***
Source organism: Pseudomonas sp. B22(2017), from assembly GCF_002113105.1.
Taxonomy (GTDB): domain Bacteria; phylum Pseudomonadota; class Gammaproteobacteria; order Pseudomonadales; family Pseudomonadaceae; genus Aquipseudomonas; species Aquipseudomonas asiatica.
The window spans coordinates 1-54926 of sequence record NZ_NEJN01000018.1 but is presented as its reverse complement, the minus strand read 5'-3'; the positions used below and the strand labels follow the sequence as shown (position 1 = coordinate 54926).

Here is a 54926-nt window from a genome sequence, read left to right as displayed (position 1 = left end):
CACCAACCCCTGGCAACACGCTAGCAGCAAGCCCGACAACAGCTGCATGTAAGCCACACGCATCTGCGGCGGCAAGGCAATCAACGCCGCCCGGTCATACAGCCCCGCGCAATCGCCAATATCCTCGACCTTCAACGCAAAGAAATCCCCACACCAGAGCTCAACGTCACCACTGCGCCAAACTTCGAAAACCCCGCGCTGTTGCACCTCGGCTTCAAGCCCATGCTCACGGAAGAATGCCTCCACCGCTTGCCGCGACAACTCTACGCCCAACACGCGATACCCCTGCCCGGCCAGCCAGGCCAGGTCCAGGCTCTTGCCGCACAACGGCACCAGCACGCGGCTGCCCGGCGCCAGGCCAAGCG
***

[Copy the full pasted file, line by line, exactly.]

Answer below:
Source organism: Pseudomonas sp. B22(2017), from assembly GCF_002113105.1.
Taxonomy (GTDB): domain Bacteria; phylum Pseudomonadota; class Gammaproteobacteria; order Pseudomonadales; family Pseudomonadaceae; genus Aquipseudomonas; species Aquipseudomonas asiatica.
The window spans coordinates 1-54926 of sequence record NZ_NEJN01000018.1 but is presented as its reverse complement, the minus strand read 5'-3'; the positions used below and the strand labels follow the sequence as shown (position 1 = coordinate 54926).

Here is a 54926-nt window from a genome sequence, read left to right as displayed (position 1 = left end):
CACCAACCCCTGGCAACACGCTAGCAGCAAGCCCGACAACAGCTGCATGTAAGCCACACGCATCTGCGGCGGCAAGGCAATCAACGCCGCCCGGTCATACAGCCCCGCGCAATCGCCAATATCCTCGACCTTCAACGCAAAGAAATCCCCACACCAGAGCTCAACGTCACCACTGCGCCAAACTTCGAAAACCCCGCGCTGTTGCACCTCGGCTTCAAGCCCATGCTCACGGAAGAATGCCTCCACCGCTTGCCGCGACAACTCTACGCCCAACACGCGATACCCCTGCCCGGCCAGCCAGGCCAGGTCCAGGCTCTTGCCGCACAACGGCACCAGCACGCGGCTGCCCGGCGCCAGGCCAAGCG